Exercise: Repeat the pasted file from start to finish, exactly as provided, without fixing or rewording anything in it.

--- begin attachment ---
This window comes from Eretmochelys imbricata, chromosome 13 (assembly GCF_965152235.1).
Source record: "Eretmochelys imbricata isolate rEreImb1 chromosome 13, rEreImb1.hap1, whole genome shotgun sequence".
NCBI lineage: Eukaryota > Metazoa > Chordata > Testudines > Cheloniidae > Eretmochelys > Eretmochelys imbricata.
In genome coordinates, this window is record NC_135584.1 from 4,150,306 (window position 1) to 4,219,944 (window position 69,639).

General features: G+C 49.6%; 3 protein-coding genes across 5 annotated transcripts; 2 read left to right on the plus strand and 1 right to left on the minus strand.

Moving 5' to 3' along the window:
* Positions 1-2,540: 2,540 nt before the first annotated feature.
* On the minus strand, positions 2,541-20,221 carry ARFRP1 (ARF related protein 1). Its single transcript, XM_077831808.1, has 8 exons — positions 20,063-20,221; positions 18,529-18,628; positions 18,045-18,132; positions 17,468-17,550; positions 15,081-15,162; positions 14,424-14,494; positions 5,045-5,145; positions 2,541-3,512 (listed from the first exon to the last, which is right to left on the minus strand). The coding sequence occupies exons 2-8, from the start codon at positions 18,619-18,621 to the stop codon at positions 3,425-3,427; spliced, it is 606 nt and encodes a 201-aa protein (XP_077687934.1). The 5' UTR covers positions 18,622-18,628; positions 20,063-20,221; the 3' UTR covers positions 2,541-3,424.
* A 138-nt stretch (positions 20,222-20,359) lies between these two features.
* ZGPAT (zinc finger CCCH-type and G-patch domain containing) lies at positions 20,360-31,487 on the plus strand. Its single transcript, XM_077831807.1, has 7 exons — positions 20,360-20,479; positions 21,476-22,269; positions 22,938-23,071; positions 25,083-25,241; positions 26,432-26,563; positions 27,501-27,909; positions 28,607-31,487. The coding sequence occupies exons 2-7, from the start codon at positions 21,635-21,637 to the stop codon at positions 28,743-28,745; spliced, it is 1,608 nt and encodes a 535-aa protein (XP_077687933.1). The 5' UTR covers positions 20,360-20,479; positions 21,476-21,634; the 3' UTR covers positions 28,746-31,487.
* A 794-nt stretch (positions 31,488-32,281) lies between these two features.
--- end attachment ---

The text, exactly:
This window comes from Eretmochelys imbricata, chromosome 13 (assembly GCF_965152235.1).
Source record: "Eretmochelys imbricata isolate rEreImb1 chromosome 13, rEreImb1.hap1, whole genome shotgun sequence".
NCBI lineage: Eukaryota > Metazoa > Chordata > Testudines > Cheloniidae > Eretmochelys > Eretmochelys imbricata.
In genome coordinates, this window is record NC_135584.1 from 4,150,306 (window position 1) to 4,219,944 (window position 69,639).

General features: G+C 49.6%; 3 protein-coding genes across 5 annotated transcripts; 2 read left to right on the plus strand and 1 right to left on the minus strand.

Moving 5' to 3' along the window:
* Positions 1-2,540: 2,540 nt before the first annotated feature.
* On the minus strand, positions 2,541-20,221 carry ARFRP1 (ARF related protein 1). Its single transcript, XM_077831808.1, has 8 exons — positions 20,063-20,221; positions 18,529-18,628; positions 18,045-18,132; positions 17,468-17,550; positions 15,081-15,162; positions 14,424-14,494; positions 5,045-5,145; positions 2,541-3,512 (listed from the first exon to the last, which is right to left on the minus strand). The coding sequence occupies exons 2-8, from the start codon at positions 18,619-18,621 to the stop codon at positions 3,425-3,427; spliced, it is 606 nt and encodes a 201-aa protein (XP_077687934.1). The 5' UTR covers positions 18,622-18,628; positions 20,063-20,221; the 3' UTR covers positions 2,541-3,424.
* A 138-nt stretch (positions 20,222-20,359) lies between these two features.
* ZGPAT (zinc finger CCCH-type and G-patch domain containing) lies at positions 20,360-31,487 on the plus strand. Its single transcript, XM_077831807.1, has 7 exons — positions 20,360-20,479; positions 21,476-22,269; positions 22,938-23,071; positions 25,083-25,241; positions 26,432-26,563; positions 27,501-27,909; positions 28,607-31,487. The coding sequence occupies exons 2-7, from the start codon at positions 21,635-21,637 to the stop codon at positions 28,743-28,745; spliced, it is 1,608 nt and encodes a 535-aa protein (XP_077687933.1). The 5' UTR covers positions 20,360-20,479; positions 21,476-21,634; the 3' UTR covers positions 28,746-31,487.
* A 794-nt stretch (positions 31,488-32,281) lies between these two features.